The mythical consumer boom hasn’t and won’t rescue China because only about 10% of its citizens have money to spend on what the West calls consumer goods but are actually luxuries in the rest of the world. The so-called services economy has exactly the same problem.

Looming over all of this is debt, a problem that has only recently moved from a niche to a popular topic. It’s been a problem since the wasteful stimulus of 2008-09. and with each secret stimulus the debt problem mounts.

As the banks move from cash funnels to self-interested survival (and remember the China banking cabal, like all of the nation’s powerful economic industry groups, are part of the government, therefore ultimately uncontrollable en masse) the money tap that has given cash to state-owned enterprises is starting, slowly, to fail. This is forcing the government to finally begin to “reform” the state-owned enterprises that still dominate major industries and policy. Do not be fooled — it’s not reform, it’s survival.

Chinese leader Xi Jinping has a laundry list of economic reforms now nearly three years old. Apart from a little low-hanging fruit, it hasn’t been touched.

Here’s what John Lipsky, former head of the International Monetary Fund, had to say to attendees at the annual mining industry love in Diggers and Dealers in Kalgoorlie yesterday:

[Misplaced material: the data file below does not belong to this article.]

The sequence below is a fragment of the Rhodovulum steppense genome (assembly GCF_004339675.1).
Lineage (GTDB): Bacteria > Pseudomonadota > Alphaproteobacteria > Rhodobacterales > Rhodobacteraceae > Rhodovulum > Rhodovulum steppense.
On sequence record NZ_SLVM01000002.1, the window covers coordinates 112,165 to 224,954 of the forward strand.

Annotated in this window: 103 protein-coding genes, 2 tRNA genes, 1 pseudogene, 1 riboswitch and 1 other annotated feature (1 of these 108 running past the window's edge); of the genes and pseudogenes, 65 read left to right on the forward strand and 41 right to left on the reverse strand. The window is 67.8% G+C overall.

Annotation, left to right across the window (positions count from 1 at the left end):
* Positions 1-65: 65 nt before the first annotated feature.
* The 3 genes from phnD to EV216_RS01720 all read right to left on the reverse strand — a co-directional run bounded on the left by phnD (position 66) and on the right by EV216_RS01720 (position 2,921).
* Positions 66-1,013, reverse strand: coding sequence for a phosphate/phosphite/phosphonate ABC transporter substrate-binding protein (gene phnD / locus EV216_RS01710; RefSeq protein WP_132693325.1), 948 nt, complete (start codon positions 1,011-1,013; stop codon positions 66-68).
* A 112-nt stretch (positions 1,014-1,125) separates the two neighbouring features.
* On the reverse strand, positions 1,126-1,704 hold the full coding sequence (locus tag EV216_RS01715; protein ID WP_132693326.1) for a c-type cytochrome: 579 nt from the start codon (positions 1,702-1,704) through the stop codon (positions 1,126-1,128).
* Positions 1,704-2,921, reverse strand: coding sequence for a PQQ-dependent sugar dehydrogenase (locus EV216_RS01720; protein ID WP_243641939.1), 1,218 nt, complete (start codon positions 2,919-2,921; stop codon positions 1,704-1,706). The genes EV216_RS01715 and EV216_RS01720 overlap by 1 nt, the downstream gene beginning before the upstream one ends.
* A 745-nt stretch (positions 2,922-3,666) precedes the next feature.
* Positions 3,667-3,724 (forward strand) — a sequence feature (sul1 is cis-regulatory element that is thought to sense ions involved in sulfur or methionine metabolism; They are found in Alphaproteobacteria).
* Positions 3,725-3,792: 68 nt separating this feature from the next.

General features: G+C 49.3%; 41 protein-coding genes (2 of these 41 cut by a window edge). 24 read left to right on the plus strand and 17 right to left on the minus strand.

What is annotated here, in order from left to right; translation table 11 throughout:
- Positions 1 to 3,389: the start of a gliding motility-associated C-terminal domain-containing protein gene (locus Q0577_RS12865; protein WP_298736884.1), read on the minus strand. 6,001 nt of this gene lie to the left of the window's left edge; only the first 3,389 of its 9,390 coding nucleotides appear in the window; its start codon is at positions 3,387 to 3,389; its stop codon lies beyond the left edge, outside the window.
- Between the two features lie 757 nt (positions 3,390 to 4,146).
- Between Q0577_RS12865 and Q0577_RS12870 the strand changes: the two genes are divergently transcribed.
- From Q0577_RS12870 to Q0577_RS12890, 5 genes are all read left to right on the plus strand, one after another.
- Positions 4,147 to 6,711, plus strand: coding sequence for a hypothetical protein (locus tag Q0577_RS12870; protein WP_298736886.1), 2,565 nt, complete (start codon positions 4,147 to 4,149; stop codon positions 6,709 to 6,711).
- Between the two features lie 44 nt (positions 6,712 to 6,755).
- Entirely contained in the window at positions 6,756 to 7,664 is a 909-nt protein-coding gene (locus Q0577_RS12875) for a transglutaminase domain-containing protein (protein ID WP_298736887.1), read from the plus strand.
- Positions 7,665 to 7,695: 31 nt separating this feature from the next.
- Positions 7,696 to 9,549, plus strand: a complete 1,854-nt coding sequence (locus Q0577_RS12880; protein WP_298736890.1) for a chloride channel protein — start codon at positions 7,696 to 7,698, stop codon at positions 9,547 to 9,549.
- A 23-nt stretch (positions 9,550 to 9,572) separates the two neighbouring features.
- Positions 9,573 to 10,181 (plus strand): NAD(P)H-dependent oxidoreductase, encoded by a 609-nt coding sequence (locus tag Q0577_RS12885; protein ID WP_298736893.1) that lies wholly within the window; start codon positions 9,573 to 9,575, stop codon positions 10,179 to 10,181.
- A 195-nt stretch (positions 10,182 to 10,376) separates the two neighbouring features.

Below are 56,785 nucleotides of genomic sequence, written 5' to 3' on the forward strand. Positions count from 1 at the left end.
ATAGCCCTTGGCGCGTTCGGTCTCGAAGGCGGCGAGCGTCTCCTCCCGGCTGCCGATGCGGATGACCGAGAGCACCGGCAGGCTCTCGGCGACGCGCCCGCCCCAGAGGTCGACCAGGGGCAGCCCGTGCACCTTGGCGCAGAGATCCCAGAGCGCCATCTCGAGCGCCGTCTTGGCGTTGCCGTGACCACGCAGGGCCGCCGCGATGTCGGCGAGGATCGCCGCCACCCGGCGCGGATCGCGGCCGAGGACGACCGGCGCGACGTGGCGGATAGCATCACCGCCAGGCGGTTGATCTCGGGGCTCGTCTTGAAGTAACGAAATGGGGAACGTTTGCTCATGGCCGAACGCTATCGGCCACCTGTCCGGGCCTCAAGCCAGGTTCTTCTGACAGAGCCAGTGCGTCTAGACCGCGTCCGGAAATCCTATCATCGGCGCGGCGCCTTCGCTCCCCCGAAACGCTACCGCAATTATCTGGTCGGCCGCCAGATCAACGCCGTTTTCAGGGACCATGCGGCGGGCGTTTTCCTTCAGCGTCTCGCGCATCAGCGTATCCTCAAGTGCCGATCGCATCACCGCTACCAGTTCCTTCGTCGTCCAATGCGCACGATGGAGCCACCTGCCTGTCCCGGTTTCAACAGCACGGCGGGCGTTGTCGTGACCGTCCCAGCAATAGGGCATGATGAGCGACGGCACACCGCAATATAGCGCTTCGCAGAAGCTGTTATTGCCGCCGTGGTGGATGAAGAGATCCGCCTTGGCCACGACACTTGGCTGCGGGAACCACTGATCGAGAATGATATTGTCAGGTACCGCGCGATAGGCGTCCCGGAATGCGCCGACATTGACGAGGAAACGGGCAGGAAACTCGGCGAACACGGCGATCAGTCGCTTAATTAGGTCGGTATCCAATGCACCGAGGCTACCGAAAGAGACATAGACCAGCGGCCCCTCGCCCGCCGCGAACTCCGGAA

“What are the tasks for the Chinese economy and their reform process? Slow credit growth, limit off-budget investment, fix local government finances, strengthen the social safety net, control pollution, strengthen the banking system which has non-performing loans of about 7% of GDP, enhance exchange rate flexibility, increase data availability, and improve communications. It’s a pretty big task.”

There is so much irony it’s hard to know where to start.

The party’s power now sits in its control of the military and key economic industries, its wealth. But reform means competition and less gravy. No one wants to go first, so nothing happens. Xi can’t save the economy, but he controls the guns, so as the economy gurgles down, Xi distracts the masses with bread and circuses — his nationalistic games in the South China Sea.

There is not one scintilla of good news in this for Australia. While Treasury might still be oblivious to the realities of China, the safest bet for the past 10 years has been Treasury getting China wrong. The China forecast, the real one, is starting to sink in at the Reserve Bank, so it cut interest rates yesterday, acknowledging that the Australian economy is on borrowed time and the latest iron ore price bounce is just a dead cat.

Pretty much every long-term China-based consultants and financial/legal service providers who relied on bringing Australian business into the Middle Kingdom business has fled. It’s ever harder, not easier, for foreigners to do business in China.

Surely then, now the election is over, the government, led by Turnbull with his grown-up conversations, will explain in a calm but necessarily brutal way why the economic shockwaves now starting to be felt in the Australian economy are all so much to do with China. But given the PM can rarely announce the time without having to change something before he gets it right, do not hold your breath.

Peter Fray